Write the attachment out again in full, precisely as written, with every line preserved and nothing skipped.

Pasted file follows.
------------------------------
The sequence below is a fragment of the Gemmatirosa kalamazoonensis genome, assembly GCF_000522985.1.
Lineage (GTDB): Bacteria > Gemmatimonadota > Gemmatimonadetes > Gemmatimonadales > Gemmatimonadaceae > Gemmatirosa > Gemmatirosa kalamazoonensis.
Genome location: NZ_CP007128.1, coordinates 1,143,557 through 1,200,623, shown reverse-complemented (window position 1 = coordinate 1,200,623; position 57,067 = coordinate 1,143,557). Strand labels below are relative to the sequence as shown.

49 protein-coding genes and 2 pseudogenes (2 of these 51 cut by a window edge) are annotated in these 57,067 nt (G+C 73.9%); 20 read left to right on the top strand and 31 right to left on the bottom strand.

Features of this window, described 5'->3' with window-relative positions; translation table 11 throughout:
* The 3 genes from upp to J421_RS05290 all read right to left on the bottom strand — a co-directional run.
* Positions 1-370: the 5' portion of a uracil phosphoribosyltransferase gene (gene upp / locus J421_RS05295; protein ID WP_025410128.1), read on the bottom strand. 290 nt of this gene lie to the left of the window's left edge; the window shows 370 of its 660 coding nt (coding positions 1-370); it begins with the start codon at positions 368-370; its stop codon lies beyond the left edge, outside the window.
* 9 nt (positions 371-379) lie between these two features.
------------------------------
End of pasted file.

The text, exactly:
The sequence below is a fragment of the Gemmatirosa kalamazoonensis genome, assembly GCF_000522985.1.
Lineage (GTDB): Bacteria > Gemmatimonadota > Gemmatimonadetes > Gemmatimonadales > Gemmatimonadaceae > Gemmatirosa > Gemmatirosa kalamazoonensis.
Genome location: NZ_CP007128.1, coordinates 1,143,557 through 1,200,623, shown reverse-complemented (window position 1 = coordinate 1,200,623; position 57,067 = coordinate 1,143,557). Strand labels below are relative to the sequence as shown.

49 protein-coding genes and 2 pseudogenes (2 of these 51 cut by a window edge) are annotated in these 57,067 nt (G+C 73.9%); 20 read left to right on the top strand and 31 right to left on the bottom strand.

Features of this window, described 5'->3' with window-relative positions; translation table 11 throughout:
* The 3 genes from upp to J421_RS05290 all read right to left on the bottom strand — a co-directional run.
* Positions 1-370: the 5' portion of a uracil phosphoribosyltransferase gene (gene upp / locus J421_RS05295; protein ID WP_025410128.1), read on the bottom strand. 290 nt of this gene lie to the left of the window's left edge; the window shows 370 of its 660 coding nt (coding positions 1-370); it begins with the start codon at positions 368-370; its stop codon lies beyond the left edge, outside the window.
* 9 nt (positions 371-379) lie between these two features.